A study in mice provides clues about the common molecular origins of chronic stress and depression. The discovery could inform new treatments for mood disorders.
Millions of years ago, our ancestors evolved the physiological responses needed to survive in the face of sudden threats from rivals and predators.
The release of hormones, including epinephrine (adrenaline), noradrenaline (norepinephrine), and the steroid hormone cortisol, trigger these “fight-or-flight” stress responses.
However, sustained or chronic stress that does not resolve when the immediate threat passes is a major risk factor for the development of mood disorders such as anxiety and depression.
Traumatic experiences, for example, in military combat, can also damage the body’s ability to regulate its stress responses, causing post-traumatic stress disorder.
People with these mood disorders have abnormally high and sustained stress hormone levels, which puts them at an increased risk of developing cardiovascular disease.
Researchers at the Karolinska Institutet in Stockholm, Sweden, suspected that a protein called p11 plays a pivotal role in damping down stress responses in healthy brains after an acute threat has passed.
Unusually low levels of p11 have been found in the brains of people with depression and in individuals who died by suicide.
Mice with reduced p11 levels also show depression and anxiety-like behaviors. In addition, three different classes of antidepressants that are effective in humans increase levels of this protein in the animals’ brains.
Now the Karolinska researchers have discovered that reduced p11 levels in the brains of mice make the animals more sensitive to stressful experiences.
The scientists also demonstrated that the protein controls activity in two distinct stress signaling pathways in the brain. It reduces not only the release of cortisol via one pathway but also adrenaline and noradrenaline via the other.
“We know that an abnormal stress response can precipitate or worsen depression and cause anxiety disorder and cardiovascular disease,” says first author Vasco Sousa. “Therefore, it is important to find out whether the link between p11 deficiency and stress response that we see in mice can also be seen in patients.”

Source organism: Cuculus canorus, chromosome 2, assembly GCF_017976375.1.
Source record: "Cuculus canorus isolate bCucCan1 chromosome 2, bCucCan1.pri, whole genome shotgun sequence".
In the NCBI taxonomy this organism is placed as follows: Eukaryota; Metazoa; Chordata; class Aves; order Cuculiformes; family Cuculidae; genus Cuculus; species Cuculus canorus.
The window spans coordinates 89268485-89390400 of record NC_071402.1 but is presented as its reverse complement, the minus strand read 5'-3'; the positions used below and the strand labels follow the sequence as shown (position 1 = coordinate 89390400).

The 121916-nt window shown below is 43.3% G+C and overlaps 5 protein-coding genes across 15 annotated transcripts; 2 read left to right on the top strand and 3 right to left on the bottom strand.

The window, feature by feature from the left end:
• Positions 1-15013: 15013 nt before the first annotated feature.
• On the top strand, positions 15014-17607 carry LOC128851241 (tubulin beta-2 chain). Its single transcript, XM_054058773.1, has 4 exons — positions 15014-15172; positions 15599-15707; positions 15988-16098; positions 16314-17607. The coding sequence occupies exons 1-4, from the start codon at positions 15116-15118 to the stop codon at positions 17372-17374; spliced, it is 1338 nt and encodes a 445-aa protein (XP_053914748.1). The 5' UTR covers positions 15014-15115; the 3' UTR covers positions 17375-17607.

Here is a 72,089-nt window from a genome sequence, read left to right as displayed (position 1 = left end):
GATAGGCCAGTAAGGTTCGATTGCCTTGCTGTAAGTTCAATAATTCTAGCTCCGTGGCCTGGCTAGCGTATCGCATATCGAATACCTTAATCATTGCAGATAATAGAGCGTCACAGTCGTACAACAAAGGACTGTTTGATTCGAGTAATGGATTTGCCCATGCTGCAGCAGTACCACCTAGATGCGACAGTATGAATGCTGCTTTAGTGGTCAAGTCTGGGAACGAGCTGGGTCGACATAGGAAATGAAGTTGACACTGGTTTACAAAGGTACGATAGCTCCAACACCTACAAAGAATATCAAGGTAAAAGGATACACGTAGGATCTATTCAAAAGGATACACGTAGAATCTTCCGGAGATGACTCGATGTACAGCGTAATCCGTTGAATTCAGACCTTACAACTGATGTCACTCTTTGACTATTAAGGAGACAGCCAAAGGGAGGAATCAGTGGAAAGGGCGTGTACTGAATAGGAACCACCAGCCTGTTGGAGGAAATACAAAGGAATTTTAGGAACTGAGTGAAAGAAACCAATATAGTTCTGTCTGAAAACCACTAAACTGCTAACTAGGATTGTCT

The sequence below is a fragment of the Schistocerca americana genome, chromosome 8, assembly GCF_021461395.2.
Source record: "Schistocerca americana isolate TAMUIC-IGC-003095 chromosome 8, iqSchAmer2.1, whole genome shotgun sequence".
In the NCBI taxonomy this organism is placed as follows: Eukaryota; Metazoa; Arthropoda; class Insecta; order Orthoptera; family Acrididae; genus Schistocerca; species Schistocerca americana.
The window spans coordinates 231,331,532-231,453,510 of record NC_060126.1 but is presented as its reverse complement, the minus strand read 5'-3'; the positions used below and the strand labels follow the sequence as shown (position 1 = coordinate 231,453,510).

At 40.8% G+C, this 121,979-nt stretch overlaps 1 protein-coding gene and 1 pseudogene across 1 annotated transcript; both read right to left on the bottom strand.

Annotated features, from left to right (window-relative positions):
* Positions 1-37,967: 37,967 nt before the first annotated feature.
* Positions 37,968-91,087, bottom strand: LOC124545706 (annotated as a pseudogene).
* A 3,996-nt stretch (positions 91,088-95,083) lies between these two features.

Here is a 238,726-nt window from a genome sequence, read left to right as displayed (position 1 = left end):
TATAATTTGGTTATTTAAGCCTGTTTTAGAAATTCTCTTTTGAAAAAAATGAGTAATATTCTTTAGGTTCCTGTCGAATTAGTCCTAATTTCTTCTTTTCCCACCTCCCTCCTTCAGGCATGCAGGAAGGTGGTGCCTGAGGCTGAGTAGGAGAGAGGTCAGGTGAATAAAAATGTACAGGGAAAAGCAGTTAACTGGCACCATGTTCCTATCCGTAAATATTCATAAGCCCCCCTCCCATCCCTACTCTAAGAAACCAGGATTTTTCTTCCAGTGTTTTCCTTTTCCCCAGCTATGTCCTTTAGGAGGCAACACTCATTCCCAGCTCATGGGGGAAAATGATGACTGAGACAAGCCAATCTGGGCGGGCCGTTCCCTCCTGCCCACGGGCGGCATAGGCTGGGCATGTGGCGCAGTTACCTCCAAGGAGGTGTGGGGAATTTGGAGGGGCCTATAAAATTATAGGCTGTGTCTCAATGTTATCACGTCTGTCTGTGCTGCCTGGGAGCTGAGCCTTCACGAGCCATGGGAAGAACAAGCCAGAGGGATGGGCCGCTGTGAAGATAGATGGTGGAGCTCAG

The study, which appears in the journal Molecular Psychiatry, was a collaboration between the Karolinska Institutet and researchers at VU University in Amsterdam, The Netherlands.
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To investigate the role of p11 in stress responses, the scientists bred “knockout” mice that lack the gene that makes this protein.
They compared their behavior with normal mice using a variety of standard tests. These suggested that those without p11 experienced heightened stress and anxiety.
For example, in one test, mice pups were separated from their mothers for 3 hours a day. The researchers found that pups lacking p11 produced more high-pitched distress calls, known as ultrasonic vocalizations, compared with normal pups.
In another test of anxiety-like behavior, the team gave the adult mice a choice of spending time in a brightly lit area or a dark space. Mice that were deficient in p11 chose to spend less time in the brightly lit area compared with normal mice.
In addition, their heart rates took longer to return to normal after a stress-provoking stimulus.
The scientists also monitored stress hormone levels in the animals, revealing hyperactivity in two distinct stress pathways in the mice that lacked p11.
One such pathway, called the sympathetic-adrenal-medullary (SAM) axis, is responsible for the immediate surge in adrenaline and noradrenaline that occurs in frightening situations, triggering physiological changes such as increased heart rate.
The other pathway, known as the hypothalamus-pituitary-adrenocortical (HPA) axis, responds slightly less quickly and leads to the release of cortisol. This stress hormone raises blood sugar levels, among other metabolic changes, and suppresses functions that the body does not need for the fight-or-flight response.
CULLED FROM MEDICALNEWSTODAY.COM